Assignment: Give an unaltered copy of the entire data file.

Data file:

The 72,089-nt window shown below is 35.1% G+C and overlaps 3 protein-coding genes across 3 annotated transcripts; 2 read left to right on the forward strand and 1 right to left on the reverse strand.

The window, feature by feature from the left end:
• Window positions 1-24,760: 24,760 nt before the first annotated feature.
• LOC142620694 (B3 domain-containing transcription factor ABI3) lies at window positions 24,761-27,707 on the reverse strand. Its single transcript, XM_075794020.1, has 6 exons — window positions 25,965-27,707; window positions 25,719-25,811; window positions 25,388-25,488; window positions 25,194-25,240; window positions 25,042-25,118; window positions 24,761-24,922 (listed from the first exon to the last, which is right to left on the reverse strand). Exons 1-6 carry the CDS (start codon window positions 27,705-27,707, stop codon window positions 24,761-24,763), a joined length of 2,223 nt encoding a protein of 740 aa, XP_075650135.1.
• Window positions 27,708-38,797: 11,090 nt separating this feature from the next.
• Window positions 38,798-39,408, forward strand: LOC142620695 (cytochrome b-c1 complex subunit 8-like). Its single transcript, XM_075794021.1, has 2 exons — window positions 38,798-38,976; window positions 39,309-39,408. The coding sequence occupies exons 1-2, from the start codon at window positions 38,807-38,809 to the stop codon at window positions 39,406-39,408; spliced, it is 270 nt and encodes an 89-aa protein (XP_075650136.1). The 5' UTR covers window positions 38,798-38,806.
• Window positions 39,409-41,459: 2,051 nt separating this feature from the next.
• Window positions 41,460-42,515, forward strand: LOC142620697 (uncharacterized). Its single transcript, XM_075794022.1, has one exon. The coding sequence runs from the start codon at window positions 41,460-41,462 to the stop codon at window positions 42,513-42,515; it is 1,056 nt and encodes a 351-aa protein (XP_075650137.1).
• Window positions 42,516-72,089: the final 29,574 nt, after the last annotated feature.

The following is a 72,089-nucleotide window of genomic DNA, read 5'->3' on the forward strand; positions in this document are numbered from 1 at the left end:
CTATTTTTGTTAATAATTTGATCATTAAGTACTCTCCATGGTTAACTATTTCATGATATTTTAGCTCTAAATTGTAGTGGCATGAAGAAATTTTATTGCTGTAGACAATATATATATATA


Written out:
The 72,089-nt window shown below is 35.1% G+C and overlaps 3 protein-coding genes across 3 annotated transcripts; 2 read left to right on the forward strand and 1 right to left on the reverse strand.

The window, feature by feature from the left end:
• Window positions 1-24,760: 24,760 nt before the first annotated feature.
• LOC142620694 (B3 domain-containing transcription factor ABI3) lies at window positions 24,761-27,707 on the reverse strand. Its single transcript, XM_075794020.1, has 6 exons — window positions 25,965-27,707; window positions 25,719-25,811; window positions 25,388-25,488; window positions 25,194-25,240; window positions 25,042-25,118; window positions 24,761-24,922 (listed from the first exon to the last, which is right to left on the reverse strand). Exons 1-6 carry the CDS (start codon window positions 27,705-27,707, stop codon window positions 24,761-24,763), a joined length of 2,223 nt encoding a protein of 740 aa, XP_075650135.1.
• Window positions 27,708-38,797: 11,090 nt separating this feature from the next.
• Window positions 38,798-39,408, forward strand: LOC142620695 (cytochrome b-c1 complex subunit 8-like). Its single transcript, XM_075794021.1, has 2 exons — window positions 38,798-38,976; window positions 39,309-39,408. The coding sequence occupies exons 1-2, from the start codon at window positions 38,807-38,809 to the stop codon at window positions 39,406-39,408; spliced, it is 270 nt and encodes an 89-aa protein (XP_075650136.1). The 5' UTR covers window positions 38,798-38,806.
• Window positions 39,409-41,459: 2,051 nt separating this feature from the next.
• Window positions 41,460-42,515, forward strand: LOC142620697 (uncharacterized). Its single transcript, XM_075794022.1, has one exon. The coding sequence runs from the start codon at window positions 41,460-41,462 to the stop codon at window positions 42,513-42,515; it is 1,056 nt and encodes a 351-aa protein (XP_075650137.1).
• Window positions 42,516-72,089: the final 29,574 nt, after the last annotated feature.

The following is a 72,089-nucleotide window of genomic DNA, read 5'->3' on the forward strand; positions in this document are numbered from 1 at the left end:
CTATTTTTGTTAATAATTTGATCATTAAGTACTCTCCATGGTTAACTATTTCATGATATTTTAGCTCTAAATTGTAGTGGCATGAAGAAATTTTATTGCTGTAGACAATATATATATATA